James R. Priess

Appointments and Affiliations

Fred Hutchinson Cancer Research Center
Basic Sciences
Howard Hughes Medical Institute
University of Washington
College of Arts and Sciences
Affiliate Professor
Professional Headshot of James R. Priess

Mailing Address

Fred Hutchinson Cancer Research Center
1100 Fairview Avenue North, A3-013
P.O. Box 19024
Seattle, Washington 98109-1024
United States


Postdoctoral Fellow, Medical Research Council, Cambridge.
Ph.D., University of Colorado at Boulder, Genetics/Developmental Biology.

Research Interests

We are interested in the molecular events of early embryonic development. We use the nematode C. elegans as a model system for our research because its simple anatomy, short life cycle, small genome and complete genome sequence make it ideal for genetic and molecular biological studies. Our work and the work of several other laboratories have demonstrated that the basic pathways that shape the early C. elegans embryo function in most other animals embryos. A signaling pathway called the Notch pathway is used repeatedly in development to create differences between otherwise equivalent cells. This pathway is of additional interest because the ligand-stimulated processing of Notch involves presenillin proteins that are implicated in Alzheimer's disease in humans. Our genetic studies in C. elegans have recently identified two novel components of this pathway, APH-1 and APH-2 (Goutte et al., 2000, 20002). Loss of APH-1 activity prevents the membrane association of APH-2, as do defects in the C. elegans presenillin proteins. A major gap in our understanding of the Notch pathway in nematodes has been the failure to identify direct targets of Notch signaling. We have recently identified two, functionally redundant transcription factors that are very likely to act one step downstream of the direct Notch target. Analysis of these transcription factors has provided insight into the logic of the Notch-mediated cell fate decisions in the early embryo. Two initially equivalent sister cells, called ABa and ABp, both express the receptor Notch, but adopt different fates because ABp is signaled at the 4-cell stage. Two cell cycles later, a subset of ABa descendants are signaled at the 12-cell stage. In essence, the 4-cell Notch-mediated interaction represses mesodermal cell fates, while the 12-cell Notch-mediated interaction induces mesodermal cell fates. How does activation of the same receptor lead to different outcomes? We have found that the novel transcription factors are essential for mesodermal differentiation. Using Green Fluorescent Protein reporters, we have found that Notch signaling at the 4-cell stage represses the expression of these factors in ABp, while these factors are expressed in all ABa descendants independent of Notch signaling; the transcription factors appear to act in combination with direct Notch targets at the 12-cell stage to specify mesoderm. We anticipate that the factor(s) that repress expression in ABp will be a direct target of the Notch pathway, and are currently using genetic and molecular techniques to test this.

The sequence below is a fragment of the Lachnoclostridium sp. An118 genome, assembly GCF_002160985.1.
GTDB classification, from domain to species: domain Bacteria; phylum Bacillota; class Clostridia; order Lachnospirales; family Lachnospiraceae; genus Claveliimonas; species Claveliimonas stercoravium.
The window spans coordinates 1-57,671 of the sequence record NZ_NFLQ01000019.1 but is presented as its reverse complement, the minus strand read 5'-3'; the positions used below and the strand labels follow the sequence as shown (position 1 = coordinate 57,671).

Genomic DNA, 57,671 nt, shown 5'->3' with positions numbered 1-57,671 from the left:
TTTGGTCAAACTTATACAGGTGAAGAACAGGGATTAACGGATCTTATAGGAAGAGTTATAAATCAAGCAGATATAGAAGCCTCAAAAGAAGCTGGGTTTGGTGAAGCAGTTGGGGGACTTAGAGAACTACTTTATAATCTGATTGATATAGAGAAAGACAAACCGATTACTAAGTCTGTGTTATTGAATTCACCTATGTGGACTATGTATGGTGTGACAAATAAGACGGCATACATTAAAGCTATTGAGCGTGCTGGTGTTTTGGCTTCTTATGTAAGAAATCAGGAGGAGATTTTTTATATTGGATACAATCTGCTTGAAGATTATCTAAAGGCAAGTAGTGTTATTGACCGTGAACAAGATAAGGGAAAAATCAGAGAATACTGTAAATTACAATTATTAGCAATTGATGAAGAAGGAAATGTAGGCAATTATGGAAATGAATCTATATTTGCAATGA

Through a complex series of interactions in the early embryo, one cell expresses transcription factors that cause it to form the intestine (Zhu et al., 1997). We recently began an analysis of intestinal morphogenesis with a descriptive study (Leung et al., 1999), then used cell biological and genetic techniques to examine how left-right asymmetry is generated within the intestine (Hermann et al., 2000). We showed that asymmetry involves a novel role for the Notch signaling pathway that more commonly is associated with cell fate decisions. We discovered that left-right asymmetry is closely linked to a system of anterior-posterior asymmetry that we and others described previously (Lin et al., 1998). We are currently using a genetic approach toward understanding how apical-basal polarity is generated in the intestinal cells by isolating mutants defective in intestinal polarity.

Asymmetrically localized transcription factors and cell-cell interactions together cause embryonic cells to adopt specific differentiated fates, such as muscles or skin. However, one embryonic cell does not respond to these signals, and thus remains 'totipotent'; this cell is the precursor to the germline. The special properties of this cell result in part because it alone contains the protein PIE-1, which appears to act as a transient inhibitor of new RNA synthesis (Mello et al., 1996; Seydoux et al., 1996), and the proteins MEX-1 and POS-1 (Guedes et al., 1997; Tabara et al., 1999). We are investigating how these factors are localized asymmetrically to the germline precursor, and recently described a new molecular component of this pathway (Schubert et al., 2000). We interpret factors such as PIE-1, MEX-1 and POS-1 as being 'permissive' for germline development. However, the special cell also contains unique cytoplasmic granules called P granules that may have an 'instructive' role in germline development. We have begun a study of P granules in the gonads of adult animals, when the granules are closely associated with nuclei. We discovered that P granules are localized on clusters of nuclear pores and contain mRNA, suggesting that mRNAs may interact with P granule components as they leave the nucleus (Pitt et al., 2000). In recent work, we have identified specific mRNAs that are in the P granules, and now hope to learn how these mRNAs are effected by the P granules.

Other current projects include an analysis of the POP-1 polarity pathway (see Lin et al.,1998) and a study of the mechanism of gastrulation in C. elegans (Nance and Priess, 2002).


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